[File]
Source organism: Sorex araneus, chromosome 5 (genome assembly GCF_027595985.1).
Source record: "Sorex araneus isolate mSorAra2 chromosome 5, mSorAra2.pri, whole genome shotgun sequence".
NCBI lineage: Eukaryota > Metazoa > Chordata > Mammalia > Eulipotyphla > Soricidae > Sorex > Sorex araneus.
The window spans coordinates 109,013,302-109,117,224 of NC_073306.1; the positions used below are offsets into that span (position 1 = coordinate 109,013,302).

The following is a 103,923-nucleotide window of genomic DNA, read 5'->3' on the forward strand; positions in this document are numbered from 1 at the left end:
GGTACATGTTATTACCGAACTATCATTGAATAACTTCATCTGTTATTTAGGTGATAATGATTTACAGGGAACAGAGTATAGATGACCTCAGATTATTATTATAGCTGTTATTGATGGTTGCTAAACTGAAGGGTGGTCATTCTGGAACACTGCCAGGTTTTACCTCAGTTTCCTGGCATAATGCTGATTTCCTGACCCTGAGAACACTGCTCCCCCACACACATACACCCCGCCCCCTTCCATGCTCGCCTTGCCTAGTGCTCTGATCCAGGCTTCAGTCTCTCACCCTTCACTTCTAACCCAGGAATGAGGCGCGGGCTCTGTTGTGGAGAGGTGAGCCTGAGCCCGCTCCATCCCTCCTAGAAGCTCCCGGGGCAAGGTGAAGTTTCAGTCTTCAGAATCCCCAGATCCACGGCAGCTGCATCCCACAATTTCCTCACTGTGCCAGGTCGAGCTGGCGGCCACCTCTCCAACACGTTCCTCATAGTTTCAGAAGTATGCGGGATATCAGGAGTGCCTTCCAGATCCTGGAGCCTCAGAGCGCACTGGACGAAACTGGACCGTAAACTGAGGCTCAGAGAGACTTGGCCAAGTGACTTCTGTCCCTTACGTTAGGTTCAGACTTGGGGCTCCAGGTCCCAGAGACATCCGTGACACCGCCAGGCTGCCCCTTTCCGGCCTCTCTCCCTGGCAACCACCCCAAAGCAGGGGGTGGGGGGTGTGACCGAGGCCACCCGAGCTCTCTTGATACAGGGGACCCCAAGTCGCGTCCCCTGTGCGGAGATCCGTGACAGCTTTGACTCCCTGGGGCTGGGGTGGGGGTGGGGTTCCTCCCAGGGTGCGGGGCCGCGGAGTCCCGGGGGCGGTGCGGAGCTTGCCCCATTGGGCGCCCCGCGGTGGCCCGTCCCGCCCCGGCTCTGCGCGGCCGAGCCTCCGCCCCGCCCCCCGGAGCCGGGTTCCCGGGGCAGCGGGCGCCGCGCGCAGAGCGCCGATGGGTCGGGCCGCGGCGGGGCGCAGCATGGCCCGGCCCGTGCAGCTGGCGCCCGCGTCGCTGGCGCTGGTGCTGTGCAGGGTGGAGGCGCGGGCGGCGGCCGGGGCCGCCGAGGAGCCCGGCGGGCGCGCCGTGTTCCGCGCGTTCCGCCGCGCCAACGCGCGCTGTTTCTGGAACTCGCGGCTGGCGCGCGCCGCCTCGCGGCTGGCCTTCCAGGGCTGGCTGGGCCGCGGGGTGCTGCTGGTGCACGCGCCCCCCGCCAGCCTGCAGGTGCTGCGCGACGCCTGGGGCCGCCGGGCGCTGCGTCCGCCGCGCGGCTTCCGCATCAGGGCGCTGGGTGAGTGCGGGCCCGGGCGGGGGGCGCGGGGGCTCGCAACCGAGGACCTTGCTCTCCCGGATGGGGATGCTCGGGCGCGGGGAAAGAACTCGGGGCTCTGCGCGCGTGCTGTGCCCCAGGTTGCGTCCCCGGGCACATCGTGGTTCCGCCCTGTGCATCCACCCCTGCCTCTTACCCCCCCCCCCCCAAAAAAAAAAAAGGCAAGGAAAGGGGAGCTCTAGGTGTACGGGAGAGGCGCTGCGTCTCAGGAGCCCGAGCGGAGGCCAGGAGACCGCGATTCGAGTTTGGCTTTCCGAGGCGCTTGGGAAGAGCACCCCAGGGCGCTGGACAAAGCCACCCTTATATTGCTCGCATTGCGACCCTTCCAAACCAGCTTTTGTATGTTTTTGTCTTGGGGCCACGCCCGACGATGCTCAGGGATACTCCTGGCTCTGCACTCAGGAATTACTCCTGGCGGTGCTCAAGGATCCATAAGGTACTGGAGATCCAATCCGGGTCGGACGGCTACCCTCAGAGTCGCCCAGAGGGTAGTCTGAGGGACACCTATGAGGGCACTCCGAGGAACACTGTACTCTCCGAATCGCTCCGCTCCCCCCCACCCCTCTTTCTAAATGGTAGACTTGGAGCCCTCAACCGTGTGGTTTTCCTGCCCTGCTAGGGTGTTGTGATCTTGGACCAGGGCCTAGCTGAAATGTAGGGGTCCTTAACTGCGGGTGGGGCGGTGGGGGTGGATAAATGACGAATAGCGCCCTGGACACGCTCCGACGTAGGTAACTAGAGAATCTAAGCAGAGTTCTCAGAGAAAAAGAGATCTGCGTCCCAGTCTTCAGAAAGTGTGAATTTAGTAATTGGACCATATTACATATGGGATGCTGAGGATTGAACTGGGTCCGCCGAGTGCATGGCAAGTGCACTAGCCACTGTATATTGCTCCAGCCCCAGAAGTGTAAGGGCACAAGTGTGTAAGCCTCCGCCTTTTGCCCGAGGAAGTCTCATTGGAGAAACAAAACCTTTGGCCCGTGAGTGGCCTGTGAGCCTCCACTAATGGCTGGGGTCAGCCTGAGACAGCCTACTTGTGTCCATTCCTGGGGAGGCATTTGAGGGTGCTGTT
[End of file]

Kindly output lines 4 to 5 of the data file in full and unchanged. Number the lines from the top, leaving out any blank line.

The window spans coordinates 109,013,302-109,117,224 of NC_073306.1; the positions used below are offsets into that span (position 1 = coordinate 109,013,302).

The following is a 103,923-nucleotide window of genomic DNA, read 5'->3' on the forward strand; positions in this document are numbered from 1 at the left end: